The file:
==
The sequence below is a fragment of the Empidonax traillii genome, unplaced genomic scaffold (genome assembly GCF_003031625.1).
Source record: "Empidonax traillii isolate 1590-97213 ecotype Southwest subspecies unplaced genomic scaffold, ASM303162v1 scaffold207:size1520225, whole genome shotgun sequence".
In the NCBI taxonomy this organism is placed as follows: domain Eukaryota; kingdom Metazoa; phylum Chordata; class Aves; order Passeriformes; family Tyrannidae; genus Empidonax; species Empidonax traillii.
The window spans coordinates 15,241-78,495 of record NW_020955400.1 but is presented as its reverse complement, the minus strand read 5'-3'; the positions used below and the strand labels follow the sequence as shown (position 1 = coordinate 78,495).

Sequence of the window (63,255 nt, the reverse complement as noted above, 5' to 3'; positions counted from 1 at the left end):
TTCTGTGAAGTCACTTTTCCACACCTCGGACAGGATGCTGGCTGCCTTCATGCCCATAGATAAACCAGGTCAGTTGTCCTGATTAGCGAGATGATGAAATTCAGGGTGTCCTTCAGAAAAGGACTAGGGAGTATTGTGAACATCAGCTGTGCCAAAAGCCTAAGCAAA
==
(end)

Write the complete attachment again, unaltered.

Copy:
The sequence below is a fragment of the Empidonax traillii genome, unplaced genomic scaffold (genome assembly GCF_003031625.1).
Source record: "Empidonax traillii isolate 1590-97213 ecotype Southwest subspecies unplaced genomic scaffold, ASM303162v1 scaffold207:size1520225, whole genome shotgun sequence".
In the NCBI taxonomy this organism is placed as follows: domain Eukaryota; kingdom Metazoa; phylum Chordata; class Aves; order Passeriformes; family Tyrannidae; genus Empidonax; species Empidonax traillii.
The window spans coordinates 15,241-78,495 of record NW_020955400.1 but is presented as its reverse complement, the minus strand read 5'-3'; the positions used below and the strand labels follow the sequence as shown (position 1 = coordinate 78,495).

Sequence of the window (63,255 nt, the reverse complement as noted above, 5' to 3'; positions counted from 1 at the left end):
TTCTGTGAAGTCACTTTTCCACACCTCGGACAGGATGCTGGCTGCCTTCATGCCCATAGATAAACCAGGTCAGTTGTCCTGATTAGCGAGATGATGAAATTCAGGGTGTCCTTCAGAAAAGGACTAGGGAGTATTGTGAACATCAGCTGTGCCAAAAGCCTAAGCAAA